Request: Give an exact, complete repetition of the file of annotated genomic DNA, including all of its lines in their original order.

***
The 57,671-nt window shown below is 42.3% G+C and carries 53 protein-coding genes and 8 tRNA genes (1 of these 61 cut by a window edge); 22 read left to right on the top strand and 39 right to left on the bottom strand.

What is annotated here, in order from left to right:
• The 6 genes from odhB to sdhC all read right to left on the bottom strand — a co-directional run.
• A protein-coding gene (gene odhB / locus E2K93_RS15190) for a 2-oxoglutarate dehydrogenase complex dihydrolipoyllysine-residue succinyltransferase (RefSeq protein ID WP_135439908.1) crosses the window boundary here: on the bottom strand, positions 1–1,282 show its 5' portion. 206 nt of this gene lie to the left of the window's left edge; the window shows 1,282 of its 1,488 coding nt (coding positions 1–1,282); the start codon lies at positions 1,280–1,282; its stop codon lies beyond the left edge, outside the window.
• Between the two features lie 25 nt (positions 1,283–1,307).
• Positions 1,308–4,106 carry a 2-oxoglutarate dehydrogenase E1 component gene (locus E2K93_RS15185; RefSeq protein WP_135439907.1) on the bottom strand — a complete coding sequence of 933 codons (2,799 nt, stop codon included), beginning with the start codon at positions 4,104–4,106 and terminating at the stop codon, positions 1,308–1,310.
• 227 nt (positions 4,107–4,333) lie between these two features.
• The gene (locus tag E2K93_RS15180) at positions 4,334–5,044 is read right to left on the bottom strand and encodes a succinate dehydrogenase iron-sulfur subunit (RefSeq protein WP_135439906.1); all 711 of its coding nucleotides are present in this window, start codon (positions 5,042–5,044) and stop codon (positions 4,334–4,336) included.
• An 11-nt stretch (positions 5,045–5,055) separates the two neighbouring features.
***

The 57,671-nt window shown below is 42.3% G+C and carries 53 protein-coding genes and 8 tRNA genes (1 of these 61 cut by a window edge); 22 read left to right on the top strand and 39 right to left on the bottom strand.

What is annotated here, in order from left to right:
• The 6 genes from odhB to sdhC all read right to left on the bottom strand — a co-directional run.
• A protein-coding gene (gene odhB / locus E2K93_RS15190) for a 2-oxoglutarate dehydrogenase complex dihydrolipoyllysine-residue succinyltransferase (RefSeq protein ID WP_135439908.1) crosses the window boundary here: on the bottom strand, positions 1–1,282 show its 5' portion. 206 nt of this gene lie to the left of the window's left edge; the window shows 1,282 of its 1,488 coding nt (coding positions 1–1,282); the start codon lies at positions 1,280–1,282; its stop codon lies beyond the left edge, outside the window.
• Between the two features lie 25 nt (positions 1,283–1,307).
• Positions 1,308–4,106 carry a 2-oxoglutarate dehydrogenase E1 component gene (locus E2K93_RS15185; RefSeq protein WP_135439907.1) on the bottom strand — a complete coding sequence of 933 codons (2,799 nt, stop codon included), beginning with the start codon at positions 4,104–4,106 and terminating at the stop codon, positions 1,308–1,310.
• 227 nt (positions 4,107–4,333) lie between these two features.
• The gene (locus tag E2K93_RS15180) at positions 4,334–5,044 is read right to left on the bottom strand and encodes a succinate dehydrogenase iron-sulfur subunit (RefSeq protein WP_135439906.1); all 711 of its coding nucleotides are present in this window, start codon (positions 5,042–5,044) and stop codon (positions 4,334–4,336) included.
• An 11-nt stretch (positions 5,045–5,055) separates the two neighbouring features.